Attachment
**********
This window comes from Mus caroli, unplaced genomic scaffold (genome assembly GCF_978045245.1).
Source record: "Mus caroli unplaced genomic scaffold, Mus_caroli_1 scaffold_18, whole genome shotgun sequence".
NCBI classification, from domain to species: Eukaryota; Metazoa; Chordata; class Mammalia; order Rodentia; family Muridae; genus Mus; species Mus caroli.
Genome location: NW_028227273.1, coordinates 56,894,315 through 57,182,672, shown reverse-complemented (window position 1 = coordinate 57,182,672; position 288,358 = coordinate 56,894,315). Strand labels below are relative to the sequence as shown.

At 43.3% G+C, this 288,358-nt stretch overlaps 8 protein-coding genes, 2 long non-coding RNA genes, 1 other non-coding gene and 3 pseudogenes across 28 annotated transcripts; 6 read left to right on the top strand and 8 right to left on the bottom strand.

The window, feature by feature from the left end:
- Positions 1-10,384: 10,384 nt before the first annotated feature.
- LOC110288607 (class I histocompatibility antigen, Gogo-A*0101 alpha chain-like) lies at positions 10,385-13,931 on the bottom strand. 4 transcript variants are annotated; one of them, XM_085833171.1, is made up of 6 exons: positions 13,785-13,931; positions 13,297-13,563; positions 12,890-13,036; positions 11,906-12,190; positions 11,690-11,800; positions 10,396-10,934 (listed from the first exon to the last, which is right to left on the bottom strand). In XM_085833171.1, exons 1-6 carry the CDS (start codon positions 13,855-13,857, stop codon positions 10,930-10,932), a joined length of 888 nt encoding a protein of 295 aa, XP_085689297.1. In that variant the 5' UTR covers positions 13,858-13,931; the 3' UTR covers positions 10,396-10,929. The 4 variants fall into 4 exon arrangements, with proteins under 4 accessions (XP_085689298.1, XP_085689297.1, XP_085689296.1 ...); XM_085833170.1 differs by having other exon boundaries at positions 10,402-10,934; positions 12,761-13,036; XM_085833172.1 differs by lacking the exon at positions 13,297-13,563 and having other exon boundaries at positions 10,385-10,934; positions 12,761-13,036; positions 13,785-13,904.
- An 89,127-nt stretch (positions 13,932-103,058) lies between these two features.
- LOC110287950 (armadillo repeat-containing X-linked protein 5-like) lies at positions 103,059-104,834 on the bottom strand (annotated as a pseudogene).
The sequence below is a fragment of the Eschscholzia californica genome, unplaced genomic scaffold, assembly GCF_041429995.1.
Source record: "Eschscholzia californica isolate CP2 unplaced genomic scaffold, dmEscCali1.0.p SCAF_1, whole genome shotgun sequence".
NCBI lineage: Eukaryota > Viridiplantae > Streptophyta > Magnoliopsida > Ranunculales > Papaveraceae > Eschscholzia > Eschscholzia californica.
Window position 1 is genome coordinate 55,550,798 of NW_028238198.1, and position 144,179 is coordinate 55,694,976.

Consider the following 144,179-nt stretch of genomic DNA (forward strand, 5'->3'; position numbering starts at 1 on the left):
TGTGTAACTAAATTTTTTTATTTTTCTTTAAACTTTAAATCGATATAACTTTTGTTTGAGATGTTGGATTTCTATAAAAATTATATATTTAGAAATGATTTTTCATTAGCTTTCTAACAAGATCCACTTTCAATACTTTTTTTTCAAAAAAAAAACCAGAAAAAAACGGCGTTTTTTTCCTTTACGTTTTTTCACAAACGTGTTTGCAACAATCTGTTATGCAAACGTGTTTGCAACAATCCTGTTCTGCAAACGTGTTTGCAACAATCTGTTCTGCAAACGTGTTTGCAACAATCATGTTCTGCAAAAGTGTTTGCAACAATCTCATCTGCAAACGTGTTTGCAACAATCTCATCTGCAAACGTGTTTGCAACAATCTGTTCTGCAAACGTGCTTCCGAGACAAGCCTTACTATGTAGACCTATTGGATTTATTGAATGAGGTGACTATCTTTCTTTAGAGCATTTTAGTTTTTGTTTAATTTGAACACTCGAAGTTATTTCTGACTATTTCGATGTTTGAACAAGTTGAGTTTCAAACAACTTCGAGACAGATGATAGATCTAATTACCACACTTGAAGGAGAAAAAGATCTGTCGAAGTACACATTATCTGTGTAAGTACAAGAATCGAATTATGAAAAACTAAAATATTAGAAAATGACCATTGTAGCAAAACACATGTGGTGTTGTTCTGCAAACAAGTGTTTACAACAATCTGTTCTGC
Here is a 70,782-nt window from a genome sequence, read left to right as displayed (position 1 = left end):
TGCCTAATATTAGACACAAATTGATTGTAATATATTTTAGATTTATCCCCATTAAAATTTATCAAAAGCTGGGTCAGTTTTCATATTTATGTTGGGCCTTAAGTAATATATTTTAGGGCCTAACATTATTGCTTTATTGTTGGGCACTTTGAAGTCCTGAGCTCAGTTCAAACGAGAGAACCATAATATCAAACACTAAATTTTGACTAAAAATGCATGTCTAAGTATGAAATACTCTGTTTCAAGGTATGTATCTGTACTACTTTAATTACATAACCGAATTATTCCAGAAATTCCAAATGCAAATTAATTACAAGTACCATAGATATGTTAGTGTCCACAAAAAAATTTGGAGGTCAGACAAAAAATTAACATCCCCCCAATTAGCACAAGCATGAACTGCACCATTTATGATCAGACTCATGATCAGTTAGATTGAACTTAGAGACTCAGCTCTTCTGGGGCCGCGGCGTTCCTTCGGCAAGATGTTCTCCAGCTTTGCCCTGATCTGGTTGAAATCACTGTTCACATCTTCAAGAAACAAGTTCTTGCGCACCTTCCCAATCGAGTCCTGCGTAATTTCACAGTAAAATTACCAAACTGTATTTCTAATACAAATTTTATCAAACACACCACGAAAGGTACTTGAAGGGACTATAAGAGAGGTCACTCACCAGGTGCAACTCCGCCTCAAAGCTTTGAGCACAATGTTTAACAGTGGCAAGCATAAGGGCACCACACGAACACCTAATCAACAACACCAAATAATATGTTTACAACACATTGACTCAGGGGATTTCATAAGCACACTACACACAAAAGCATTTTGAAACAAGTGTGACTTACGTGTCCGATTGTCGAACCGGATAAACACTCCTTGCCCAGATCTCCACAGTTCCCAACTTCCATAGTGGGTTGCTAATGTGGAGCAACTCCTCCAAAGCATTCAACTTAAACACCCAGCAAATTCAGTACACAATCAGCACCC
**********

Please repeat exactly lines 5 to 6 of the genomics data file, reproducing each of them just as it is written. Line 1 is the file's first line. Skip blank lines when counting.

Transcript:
At 43.3% G+C, this 288,358-nt stretch overlaps 8 protein-coding genes, 2 long non-coding RNA genes, 1 other non-coding gene and 3 pseudogenes across 28 annotated transcripts; 6 read left to right on the top strand and 8 right to left on the bottom strand.

The window, feature by feature from the left end: